Alison is a very experienced, successful and talented screenwriter who came out of the Northern Film School. The reason I didn’t mention it is that, like the John Moores course, the NFS screenwriting course sadly no longer exists.

But Alison makes a very good point – when applying to a screenwriting course, find out who has gone on to do well from the course in the past.

Finally an exchange from this week on our ‘screenwriters studio’ Facebook page (only open to people who have been on my and Phil Gladwin’s courses) –

OK, I’ve been accepted onto the University of Wales’s MA Scriptwriting course, starts on Wednesday – I’m still not entirely convinced I’m up to the challenge or that it’s worth it! HELP!

Carol Cooper: ‘Just do it! I really enjoyed my MA, hard work but worth it. Phil and Phil’s courses really good too but sadly they don’t last for two years… and you need the intensity and longevity of an MA to get you in the swing I think…


Speaking of which – we have now inked in two more ‘Authoritative Guide To Writing & Selling A Great Screenplay‘ courses in London in January and March next year.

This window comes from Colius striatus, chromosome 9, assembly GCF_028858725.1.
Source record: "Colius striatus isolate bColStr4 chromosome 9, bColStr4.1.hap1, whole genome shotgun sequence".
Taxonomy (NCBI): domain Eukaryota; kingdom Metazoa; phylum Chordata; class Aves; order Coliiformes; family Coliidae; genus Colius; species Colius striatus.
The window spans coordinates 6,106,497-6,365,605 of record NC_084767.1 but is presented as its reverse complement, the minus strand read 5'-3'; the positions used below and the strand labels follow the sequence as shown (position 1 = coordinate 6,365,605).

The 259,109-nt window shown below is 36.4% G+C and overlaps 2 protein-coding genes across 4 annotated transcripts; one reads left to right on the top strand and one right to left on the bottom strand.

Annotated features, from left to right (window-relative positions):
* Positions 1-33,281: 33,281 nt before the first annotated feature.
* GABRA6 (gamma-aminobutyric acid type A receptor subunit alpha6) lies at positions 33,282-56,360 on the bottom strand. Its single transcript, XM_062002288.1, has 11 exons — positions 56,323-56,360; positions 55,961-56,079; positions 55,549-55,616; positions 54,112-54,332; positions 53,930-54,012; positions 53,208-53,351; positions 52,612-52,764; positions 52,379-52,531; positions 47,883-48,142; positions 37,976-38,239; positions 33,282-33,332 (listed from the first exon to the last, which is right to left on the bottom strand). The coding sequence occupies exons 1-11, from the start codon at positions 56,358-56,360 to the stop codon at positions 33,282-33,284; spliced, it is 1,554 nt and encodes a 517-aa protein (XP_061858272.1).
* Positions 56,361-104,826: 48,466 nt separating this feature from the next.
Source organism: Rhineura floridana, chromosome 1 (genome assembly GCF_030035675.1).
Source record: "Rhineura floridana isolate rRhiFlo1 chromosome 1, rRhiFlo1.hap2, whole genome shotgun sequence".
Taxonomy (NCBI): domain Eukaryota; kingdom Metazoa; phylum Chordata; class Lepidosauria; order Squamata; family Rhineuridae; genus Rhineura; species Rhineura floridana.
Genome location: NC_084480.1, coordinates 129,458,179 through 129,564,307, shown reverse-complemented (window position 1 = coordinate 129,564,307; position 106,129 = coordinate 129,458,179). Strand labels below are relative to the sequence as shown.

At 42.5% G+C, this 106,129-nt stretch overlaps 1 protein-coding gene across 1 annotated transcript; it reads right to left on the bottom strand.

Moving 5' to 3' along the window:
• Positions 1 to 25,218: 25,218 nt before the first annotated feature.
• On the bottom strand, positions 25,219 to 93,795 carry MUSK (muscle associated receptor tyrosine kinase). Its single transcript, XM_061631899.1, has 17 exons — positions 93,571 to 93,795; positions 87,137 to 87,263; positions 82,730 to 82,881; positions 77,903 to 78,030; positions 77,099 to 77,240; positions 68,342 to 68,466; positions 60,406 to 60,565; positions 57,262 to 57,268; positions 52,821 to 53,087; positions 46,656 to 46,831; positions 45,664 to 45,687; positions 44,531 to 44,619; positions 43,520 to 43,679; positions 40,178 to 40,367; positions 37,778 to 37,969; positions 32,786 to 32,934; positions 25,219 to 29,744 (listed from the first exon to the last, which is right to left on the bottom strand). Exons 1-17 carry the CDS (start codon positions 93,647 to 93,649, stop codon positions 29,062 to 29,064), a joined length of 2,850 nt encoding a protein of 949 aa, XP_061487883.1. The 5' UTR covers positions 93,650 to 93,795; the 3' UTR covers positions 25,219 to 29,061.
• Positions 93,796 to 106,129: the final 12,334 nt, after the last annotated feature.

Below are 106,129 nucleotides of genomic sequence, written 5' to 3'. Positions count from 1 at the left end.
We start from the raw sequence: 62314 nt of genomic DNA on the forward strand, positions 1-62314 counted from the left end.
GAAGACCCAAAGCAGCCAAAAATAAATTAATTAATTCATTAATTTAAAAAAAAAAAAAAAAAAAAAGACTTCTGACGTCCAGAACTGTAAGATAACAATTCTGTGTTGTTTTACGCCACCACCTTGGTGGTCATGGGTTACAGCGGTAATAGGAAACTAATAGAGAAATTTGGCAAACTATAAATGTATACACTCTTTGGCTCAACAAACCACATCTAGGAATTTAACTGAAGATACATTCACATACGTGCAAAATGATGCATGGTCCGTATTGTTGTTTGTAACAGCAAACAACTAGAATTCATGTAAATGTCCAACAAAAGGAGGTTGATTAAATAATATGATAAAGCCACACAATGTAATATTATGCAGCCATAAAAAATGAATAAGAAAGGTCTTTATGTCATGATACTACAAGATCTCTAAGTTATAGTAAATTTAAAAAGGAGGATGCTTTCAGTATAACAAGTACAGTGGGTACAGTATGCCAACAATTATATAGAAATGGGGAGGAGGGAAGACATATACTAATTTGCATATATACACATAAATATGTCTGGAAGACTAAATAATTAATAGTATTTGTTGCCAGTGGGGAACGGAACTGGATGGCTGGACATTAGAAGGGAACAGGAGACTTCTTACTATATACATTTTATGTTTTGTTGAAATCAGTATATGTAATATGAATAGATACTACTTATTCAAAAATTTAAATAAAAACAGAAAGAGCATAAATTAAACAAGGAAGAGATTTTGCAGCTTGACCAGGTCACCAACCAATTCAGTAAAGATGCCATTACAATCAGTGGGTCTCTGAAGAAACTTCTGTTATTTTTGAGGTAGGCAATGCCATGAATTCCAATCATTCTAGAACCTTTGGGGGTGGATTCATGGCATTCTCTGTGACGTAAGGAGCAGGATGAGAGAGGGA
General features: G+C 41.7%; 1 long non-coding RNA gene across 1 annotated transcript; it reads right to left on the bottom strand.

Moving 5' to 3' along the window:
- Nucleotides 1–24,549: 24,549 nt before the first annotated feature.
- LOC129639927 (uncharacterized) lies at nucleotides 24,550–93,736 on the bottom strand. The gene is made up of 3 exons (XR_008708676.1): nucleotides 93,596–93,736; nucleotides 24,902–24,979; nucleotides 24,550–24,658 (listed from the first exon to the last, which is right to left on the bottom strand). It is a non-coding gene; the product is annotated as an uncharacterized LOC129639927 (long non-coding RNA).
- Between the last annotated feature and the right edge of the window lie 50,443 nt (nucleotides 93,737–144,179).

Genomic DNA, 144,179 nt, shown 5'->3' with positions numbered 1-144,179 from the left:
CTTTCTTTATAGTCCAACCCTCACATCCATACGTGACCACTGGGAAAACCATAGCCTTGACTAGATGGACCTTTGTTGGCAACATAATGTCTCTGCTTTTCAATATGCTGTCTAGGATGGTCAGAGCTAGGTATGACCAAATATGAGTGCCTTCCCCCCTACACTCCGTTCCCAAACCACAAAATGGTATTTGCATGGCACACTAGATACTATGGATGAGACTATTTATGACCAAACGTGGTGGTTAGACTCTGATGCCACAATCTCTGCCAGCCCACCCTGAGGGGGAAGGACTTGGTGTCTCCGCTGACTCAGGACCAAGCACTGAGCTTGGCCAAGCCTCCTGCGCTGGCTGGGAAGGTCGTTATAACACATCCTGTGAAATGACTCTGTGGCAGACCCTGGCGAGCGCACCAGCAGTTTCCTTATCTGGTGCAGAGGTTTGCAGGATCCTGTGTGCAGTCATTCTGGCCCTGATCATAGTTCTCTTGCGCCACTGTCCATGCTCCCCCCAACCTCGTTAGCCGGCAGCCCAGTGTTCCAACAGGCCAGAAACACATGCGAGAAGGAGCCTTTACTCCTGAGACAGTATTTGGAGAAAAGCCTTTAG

For our January course, we’re delighted to have TANYA TILLETT returning as special guest. Tanya is a literary agent at the top Knight Hall agency.

Knight Hall have a great list of writers – people like Simon Beaufoy, Simon Nye and many other luminaries.

Tanya also represents several really excellent newer screenwriters – one of whom was on the 2011 Channel 4 screenwriting course (Evan Placey) – and new-ish writer Dominic Mitchell who, on the basis of very little screenwriting experience – but a fantastic script – has been commissioned to write his own BBC3 series based on his script IN THE FLESH, an original and brilliant take on the zombie genre.

So she is an agent who has first-hand experience of new screenwriters making a real mark and, as she proved the first time she spoke on one of our courses, is a real inspiration and fount of wisdom for writers trying to break into the industry, as well as for more experienced writers.



This is my last chance to remind you about my script lab at this year’s LSF Oct 26th – 28th – the closing date for entries is next Friday October 12th.

The script lab is entitled ‘Creating Drama Series’ – more details here –


Thank you so much for all your great responses to last week’s newsletter and please keep the feedback coming – on anything and everything related to screenwriting!

Until next week

All the best



Oct 5th 2012